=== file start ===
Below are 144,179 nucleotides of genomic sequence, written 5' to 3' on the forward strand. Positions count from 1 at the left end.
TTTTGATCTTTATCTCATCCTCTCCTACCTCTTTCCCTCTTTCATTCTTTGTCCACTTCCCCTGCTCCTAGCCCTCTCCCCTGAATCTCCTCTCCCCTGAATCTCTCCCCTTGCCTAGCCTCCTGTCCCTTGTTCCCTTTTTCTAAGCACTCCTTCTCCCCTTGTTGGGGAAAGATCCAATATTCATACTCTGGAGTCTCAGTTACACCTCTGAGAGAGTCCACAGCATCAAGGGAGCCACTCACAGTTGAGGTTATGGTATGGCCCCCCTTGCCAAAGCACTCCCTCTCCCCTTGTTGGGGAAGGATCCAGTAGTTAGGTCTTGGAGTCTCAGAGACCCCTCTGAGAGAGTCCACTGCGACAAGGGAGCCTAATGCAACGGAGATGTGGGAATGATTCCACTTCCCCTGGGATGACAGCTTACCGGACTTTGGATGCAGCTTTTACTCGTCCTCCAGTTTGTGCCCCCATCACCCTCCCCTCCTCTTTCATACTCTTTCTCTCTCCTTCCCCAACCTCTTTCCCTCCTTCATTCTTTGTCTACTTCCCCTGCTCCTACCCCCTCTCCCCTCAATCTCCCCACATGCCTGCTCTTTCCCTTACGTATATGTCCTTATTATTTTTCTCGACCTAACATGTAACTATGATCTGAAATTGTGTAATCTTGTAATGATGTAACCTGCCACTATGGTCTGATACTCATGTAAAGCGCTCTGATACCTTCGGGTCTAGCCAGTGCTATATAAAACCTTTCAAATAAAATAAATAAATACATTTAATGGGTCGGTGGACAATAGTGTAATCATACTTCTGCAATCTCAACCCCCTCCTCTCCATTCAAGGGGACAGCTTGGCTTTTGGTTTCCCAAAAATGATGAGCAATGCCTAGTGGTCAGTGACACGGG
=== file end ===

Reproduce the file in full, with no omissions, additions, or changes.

Below are 144,179 nucleotides of genomic sequence, written 5' to 3' on the forward strand. Positions count from 1 at the left end.
TTTTGATCTTTATCTCATCCTCTCCTACCTCTTTCCCTCTTTCATTCTTTGTCCACTTCCCCTGCTCCTAGCCCTCTCCCCTGAATCTCCTCTCCCCTGAATCTCTCCCCTTGCCTAGCCTCCTGTCCCTTGTTCCCTTTTTCTAAGCACTCCTTCTCCCCTTGTTGGGGAAAGATCCAATATTCATACTCTGGAGTCTCAGTTACACCTCTGAGAGAGTCCACAGCATCAAGGGAGCCACTCACAGTTGAGGTTATGGTATGGCCCCCCTTGCCAAAGCACTCCCTCTCCCCTTGTTGGGGAAGGATCCAGTAGTTAGGTCTTGGAGTCTCAGAGACCCCTCTGAGAGAGTCCACTGCGACAAGGGAGCCTAATGCAACGGAGATGTGGGAATGATTCCACTTCCCCTGGGATGACAGCTTACCGGACTTTGGATGCAGCTTTTACTCGTCCTCCAGTTTGTGCCCCCATCACCCTCCCCTCCTCTTTCATACTCTTTCTCTCTCCTTCCCCAACCTCTTTCCCTCCTTCATTCTTTGTCTACTTCCCCTGCTCCTACCCCCTCTCCCCTCAATCTCCCCACATGCCTGCTCTTTCCCTTACGTATATGTCCTTATTATTTTTCTCGACCTAACATGTAACTATGATCTGAAATTGTGTAATCTTGTAATGATGTAACCTGCCACTATGGTCTGATACTCATGTAAAGCGCTCTGATACCTTCGGGTCTAGCCAGTGCTATATAAAACCTTTCAAATAAAATAAATAAATACATTTAATGGGTCGGTGGACAATAGTGTAATCATACTTCTGCAATCTCAACCCCCTCCTCTCCATTCAAGGGGACAGCTTGGCTTTTGGTTTCCCAAAAATGATGAGCAATGCCTAGTGGTCAGTGACACGGG